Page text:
Speaking of time, the checks for Tier 1 events needs to be frequent. Further, if the monitoring system fails and that is your only check mechanism, then you are blinded to extinction level events within the database. Put another way, what monitoring system do you use to check the monitoring system? For the homegrown approach, it’s hard to beat the reliability of multiserver crosscheck. For example, to check if database A is available on server A, a 5-minute between checks interval on server A can be scheduled via a cron job. From server B however, you can use a 15-minute check interval against database A.

Checks in the other tiers can be performed less frequently. Once a day, or at the end of the event are two epochs. An example of something I use, which is based on these epochs, is a check on the completion of RMAN backups. A (Veritas) scheduled backup of datafiles for a particular database runs during a window of 0700 to 1000 every day. A simple script to scrape the last line of the spooled log file, testing for certain keywords, can trigger an alert in the form of an email if the job did not finish or failed. At the end of the day, a last check of every database’s RMAN log files (datafile backup and archive log sweep) can be consolidated and sent via email.

What are some of the show stopping events, where something other than instance or media failure is preventing normal operations to take place?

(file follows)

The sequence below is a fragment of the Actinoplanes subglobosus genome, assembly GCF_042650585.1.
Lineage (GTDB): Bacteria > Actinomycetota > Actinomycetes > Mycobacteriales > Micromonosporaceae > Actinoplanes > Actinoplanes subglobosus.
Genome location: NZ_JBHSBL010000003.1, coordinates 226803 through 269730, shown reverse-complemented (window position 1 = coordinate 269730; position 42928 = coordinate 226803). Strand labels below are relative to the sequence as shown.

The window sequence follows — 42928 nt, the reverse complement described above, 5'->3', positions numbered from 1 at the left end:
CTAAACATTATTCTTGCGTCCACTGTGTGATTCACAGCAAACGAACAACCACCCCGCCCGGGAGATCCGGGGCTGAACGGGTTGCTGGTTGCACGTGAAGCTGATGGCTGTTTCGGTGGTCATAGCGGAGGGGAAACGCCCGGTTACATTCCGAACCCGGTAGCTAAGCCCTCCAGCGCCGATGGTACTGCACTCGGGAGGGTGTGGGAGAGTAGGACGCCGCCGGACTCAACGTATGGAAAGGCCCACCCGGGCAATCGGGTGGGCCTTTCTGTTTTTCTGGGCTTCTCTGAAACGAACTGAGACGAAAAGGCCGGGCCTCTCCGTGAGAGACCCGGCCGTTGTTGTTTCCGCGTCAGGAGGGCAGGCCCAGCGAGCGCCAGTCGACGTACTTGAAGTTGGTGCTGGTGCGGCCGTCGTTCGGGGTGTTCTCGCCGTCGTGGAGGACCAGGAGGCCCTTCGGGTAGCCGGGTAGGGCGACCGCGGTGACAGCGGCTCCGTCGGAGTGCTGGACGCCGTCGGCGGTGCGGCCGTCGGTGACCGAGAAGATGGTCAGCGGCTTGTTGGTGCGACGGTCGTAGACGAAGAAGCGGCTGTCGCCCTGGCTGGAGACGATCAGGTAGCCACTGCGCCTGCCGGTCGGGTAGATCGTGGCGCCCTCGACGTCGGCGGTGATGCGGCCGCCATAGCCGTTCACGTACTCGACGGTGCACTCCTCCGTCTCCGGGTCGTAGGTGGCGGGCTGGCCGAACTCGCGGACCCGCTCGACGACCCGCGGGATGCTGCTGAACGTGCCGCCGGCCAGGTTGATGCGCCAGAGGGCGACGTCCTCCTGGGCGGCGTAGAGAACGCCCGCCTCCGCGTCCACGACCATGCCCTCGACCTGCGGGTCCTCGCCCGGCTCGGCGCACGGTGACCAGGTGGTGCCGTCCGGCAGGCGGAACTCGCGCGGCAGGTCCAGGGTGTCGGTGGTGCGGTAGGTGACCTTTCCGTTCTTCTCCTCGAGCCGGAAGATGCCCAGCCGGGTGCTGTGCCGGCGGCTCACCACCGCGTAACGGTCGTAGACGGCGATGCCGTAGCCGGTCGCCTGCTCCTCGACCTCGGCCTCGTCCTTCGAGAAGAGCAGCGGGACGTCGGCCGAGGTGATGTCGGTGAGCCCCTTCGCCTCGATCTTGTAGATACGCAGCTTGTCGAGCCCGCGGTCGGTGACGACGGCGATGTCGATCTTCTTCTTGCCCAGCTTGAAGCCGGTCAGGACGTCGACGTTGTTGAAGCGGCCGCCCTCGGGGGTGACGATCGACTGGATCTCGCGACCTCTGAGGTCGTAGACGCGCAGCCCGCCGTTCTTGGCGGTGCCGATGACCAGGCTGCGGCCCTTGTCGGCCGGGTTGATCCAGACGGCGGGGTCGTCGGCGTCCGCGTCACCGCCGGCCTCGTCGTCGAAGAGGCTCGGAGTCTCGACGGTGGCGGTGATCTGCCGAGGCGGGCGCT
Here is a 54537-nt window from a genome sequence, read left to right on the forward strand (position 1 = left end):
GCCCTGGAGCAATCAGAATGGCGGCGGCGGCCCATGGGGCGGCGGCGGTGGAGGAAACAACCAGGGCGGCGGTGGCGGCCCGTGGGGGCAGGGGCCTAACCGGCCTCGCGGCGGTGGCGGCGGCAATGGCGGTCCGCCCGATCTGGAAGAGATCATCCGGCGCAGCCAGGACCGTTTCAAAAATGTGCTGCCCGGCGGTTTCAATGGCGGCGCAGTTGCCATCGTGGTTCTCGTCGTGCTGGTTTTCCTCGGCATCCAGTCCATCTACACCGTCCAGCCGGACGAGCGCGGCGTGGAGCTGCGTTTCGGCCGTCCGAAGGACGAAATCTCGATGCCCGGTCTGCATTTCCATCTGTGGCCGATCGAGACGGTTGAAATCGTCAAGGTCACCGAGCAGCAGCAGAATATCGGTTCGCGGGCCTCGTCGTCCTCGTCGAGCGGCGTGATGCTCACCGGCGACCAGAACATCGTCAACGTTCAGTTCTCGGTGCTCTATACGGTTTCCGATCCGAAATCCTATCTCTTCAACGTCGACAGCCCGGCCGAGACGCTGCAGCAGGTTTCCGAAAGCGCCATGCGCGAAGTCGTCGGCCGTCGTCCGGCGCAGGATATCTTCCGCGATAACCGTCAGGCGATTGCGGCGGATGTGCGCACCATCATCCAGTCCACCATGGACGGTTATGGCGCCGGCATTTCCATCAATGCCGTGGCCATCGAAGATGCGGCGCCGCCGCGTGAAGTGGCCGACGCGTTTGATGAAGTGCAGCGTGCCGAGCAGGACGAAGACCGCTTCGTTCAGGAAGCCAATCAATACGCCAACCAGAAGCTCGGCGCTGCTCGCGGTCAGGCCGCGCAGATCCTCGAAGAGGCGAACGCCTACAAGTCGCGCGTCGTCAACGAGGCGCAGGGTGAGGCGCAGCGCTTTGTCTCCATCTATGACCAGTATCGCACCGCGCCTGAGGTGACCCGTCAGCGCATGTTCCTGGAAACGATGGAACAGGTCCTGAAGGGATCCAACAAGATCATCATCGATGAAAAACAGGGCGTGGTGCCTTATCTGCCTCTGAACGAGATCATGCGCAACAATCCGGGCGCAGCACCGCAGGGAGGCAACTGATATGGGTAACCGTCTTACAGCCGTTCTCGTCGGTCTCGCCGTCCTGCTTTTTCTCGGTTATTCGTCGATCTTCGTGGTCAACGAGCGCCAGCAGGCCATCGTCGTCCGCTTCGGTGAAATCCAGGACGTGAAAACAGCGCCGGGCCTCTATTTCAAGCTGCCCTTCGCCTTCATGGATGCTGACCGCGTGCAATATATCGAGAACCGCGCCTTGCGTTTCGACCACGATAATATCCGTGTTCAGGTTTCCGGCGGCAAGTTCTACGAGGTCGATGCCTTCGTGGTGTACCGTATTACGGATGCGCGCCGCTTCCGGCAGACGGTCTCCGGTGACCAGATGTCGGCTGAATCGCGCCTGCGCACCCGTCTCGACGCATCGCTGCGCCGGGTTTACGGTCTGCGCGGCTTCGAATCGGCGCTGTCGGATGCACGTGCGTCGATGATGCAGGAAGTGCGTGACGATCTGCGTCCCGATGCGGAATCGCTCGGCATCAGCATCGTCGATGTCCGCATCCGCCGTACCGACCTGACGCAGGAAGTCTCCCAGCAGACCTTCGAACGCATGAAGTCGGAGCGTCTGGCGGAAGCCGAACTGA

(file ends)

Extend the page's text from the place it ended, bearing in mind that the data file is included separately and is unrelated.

Max segments reached – in the dark ages, max extents started at 505, and now the typical limit is unlimited. If you migrated from dictionary managed to locally managed tablespaces, the max extents stayed at whatever was being used in the DMT. You can still get bit by max extent errors depending upon how you migrated and upgraded.

Out of space – running out of space in an archived redo log destination is an attention getter as the database hangs until the space issue is resolved. This lasts forever until rectified. Other out of space events may cause operations to hang, but are not fatal (as they used to be) if using resumable space allocation and you allow enough time to address the problem.

Invalid objects – if an object goes invalid, it’s because a user (to include a DBA) did something to invalidate it, but it could also be due to an Oracle-generated reason. A statistics gathering job, that is, something normal taking place within Oracle, may generate a self-inflicted event. However, if something else went horribly awry, you would want to know why there are scores of invalid objects all of a sudden.